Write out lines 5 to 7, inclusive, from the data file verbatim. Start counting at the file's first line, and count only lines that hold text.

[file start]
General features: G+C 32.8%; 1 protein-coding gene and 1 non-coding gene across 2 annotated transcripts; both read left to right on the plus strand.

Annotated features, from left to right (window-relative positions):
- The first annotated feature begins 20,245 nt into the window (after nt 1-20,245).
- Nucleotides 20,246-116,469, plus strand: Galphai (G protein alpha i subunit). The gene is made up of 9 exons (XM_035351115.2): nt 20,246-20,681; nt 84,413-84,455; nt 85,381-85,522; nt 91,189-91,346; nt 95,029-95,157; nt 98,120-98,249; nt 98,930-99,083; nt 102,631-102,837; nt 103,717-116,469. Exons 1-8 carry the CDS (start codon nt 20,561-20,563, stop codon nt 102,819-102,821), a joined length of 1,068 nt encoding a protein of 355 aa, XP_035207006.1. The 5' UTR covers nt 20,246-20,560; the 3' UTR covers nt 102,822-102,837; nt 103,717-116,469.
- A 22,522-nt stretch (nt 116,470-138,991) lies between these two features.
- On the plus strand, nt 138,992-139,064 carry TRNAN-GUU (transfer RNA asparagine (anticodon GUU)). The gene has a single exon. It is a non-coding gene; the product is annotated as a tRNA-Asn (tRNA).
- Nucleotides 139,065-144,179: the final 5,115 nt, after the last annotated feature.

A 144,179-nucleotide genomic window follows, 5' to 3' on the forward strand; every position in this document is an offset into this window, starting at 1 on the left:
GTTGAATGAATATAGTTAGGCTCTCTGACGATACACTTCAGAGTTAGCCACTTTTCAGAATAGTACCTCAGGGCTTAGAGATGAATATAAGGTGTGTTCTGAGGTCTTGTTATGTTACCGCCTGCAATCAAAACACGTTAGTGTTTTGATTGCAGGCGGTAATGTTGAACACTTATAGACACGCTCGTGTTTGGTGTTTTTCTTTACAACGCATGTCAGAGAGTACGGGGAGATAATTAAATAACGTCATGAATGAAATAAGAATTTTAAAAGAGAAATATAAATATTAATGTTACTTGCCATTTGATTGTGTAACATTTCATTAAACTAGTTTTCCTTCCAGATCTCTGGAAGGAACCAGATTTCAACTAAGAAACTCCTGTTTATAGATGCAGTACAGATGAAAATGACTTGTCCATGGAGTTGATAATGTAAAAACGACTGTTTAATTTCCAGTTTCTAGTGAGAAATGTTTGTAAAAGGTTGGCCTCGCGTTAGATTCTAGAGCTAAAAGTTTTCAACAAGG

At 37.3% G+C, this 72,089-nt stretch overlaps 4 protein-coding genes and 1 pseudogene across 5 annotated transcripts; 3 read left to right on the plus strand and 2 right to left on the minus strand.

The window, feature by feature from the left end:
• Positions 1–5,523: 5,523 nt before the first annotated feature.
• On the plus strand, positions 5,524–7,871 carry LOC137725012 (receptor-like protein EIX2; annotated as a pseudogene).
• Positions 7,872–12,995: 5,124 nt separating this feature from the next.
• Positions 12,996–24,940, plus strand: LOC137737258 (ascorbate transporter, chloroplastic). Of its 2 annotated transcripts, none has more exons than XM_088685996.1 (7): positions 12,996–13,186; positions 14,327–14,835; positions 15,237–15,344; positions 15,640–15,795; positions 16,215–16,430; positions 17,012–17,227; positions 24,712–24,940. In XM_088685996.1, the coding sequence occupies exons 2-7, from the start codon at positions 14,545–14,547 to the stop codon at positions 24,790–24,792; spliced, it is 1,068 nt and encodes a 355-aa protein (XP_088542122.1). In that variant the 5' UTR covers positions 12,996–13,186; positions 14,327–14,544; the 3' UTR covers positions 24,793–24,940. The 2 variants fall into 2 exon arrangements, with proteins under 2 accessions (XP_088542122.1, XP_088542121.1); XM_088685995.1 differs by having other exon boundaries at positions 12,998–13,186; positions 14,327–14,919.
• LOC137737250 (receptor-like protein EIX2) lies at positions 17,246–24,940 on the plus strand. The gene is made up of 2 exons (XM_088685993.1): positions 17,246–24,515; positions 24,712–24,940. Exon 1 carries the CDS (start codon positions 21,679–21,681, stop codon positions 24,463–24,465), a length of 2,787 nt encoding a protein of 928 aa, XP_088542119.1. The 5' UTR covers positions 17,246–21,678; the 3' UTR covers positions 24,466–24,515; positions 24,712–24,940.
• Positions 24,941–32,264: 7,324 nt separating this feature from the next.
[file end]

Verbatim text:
- A 22,522-nt stretch (nt 116,470-138,991) lies between these two features.
- On the plus strand, nt 138,992-139,064 carry TRNAN-GUU (transfer RNA asparagine (anticodon GUU)). The gene has a single exon. It is a non-coding gene; the product is annotated as a tRNA-Asn (tRNA).
- Nucleotides 139,065-144,179: the final 5,115 nt, after the last annotated feature.